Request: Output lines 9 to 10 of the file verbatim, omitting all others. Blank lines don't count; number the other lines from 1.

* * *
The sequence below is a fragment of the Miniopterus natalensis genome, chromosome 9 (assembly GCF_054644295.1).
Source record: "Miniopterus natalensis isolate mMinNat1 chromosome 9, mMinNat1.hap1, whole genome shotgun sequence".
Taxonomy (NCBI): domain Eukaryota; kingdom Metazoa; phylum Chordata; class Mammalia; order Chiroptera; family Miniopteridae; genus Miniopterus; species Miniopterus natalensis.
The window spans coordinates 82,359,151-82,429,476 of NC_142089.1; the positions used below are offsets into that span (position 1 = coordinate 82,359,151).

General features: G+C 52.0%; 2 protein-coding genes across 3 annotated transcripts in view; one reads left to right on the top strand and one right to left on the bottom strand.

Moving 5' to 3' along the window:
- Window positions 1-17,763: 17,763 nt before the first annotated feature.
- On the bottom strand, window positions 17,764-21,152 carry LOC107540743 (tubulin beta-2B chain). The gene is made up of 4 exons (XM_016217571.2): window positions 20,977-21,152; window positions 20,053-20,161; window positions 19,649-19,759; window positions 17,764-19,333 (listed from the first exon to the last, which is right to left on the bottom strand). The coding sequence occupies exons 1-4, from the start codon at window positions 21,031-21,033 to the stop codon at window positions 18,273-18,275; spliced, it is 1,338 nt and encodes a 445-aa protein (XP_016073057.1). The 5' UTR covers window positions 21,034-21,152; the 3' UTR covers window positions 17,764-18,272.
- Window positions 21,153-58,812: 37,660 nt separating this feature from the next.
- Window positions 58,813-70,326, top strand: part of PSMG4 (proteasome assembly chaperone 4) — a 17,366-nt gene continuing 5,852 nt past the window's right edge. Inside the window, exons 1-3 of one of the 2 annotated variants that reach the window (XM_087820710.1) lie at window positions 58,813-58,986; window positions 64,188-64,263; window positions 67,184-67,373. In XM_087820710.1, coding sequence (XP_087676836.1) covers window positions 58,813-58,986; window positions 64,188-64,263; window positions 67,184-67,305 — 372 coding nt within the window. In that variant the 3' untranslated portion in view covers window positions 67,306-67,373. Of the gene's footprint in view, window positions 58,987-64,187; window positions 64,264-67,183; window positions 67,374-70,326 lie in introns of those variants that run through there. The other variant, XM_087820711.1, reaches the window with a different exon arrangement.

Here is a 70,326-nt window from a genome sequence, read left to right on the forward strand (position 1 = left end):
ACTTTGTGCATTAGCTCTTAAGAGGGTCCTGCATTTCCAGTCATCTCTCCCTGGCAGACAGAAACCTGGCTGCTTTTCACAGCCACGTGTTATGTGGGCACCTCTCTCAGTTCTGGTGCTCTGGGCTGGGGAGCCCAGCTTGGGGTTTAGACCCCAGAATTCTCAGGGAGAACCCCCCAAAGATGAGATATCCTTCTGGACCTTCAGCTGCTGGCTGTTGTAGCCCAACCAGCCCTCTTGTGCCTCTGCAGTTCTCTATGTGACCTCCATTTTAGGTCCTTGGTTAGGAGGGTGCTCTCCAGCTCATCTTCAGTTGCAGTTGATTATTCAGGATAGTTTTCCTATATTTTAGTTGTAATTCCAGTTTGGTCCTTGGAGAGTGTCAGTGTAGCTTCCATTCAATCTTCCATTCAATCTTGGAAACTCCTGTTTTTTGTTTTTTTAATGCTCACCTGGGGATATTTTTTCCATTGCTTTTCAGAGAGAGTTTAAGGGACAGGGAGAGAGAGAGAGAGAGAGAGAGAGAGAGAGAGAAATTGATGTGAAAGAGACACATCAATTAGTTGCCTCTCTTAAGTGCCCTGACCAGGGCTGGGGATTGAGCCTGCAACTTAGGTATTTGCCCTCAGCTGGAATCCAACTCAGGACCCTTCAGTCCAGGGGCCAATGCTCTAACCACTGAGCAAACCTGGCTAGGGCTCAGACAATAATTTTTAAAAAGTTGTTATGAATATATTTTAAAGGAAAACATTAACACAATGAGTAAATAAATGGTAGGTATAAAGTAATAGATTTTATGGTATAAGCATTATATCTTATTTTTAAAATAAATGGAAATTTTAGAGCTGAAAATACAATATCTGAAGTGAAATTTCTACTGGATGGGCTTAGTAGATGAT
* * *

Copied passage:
- Window positions 21,153-58,812: 37,660 nt separating this feature from the next.
- Window positions 58,813-70,326, top strand: part of PSMG4 (proteasome assembly chaperone 4) — a 17,366-nt gene continuing 5,852 nt past the window's right edge. Inside the window, exons 1-3 of one of the 2 annotated variants that reach the window (XM_087820710.1) lie at window positions 58,813-58,986; window positions 64,188-64,263; window positions 67,184-67,373. In XM_087820710.1, coding sequence (XP_087676836.1) covers window positions 58,813-58,986; window positions 64,188-64,263; window positions 67,184-67,305 — 372 coding nt within the window. In that variant the 3' untranslated portion in view covers window positions 67,306-67,373. Of the gene's footprint in view, window positions 58,987-64,187; window positions 64,264-67,183; window positions 67,374-70,326 lie in introns of those variants that run through there. The other variant, XM_087820711.1, reaches the window with a different exon arrangement.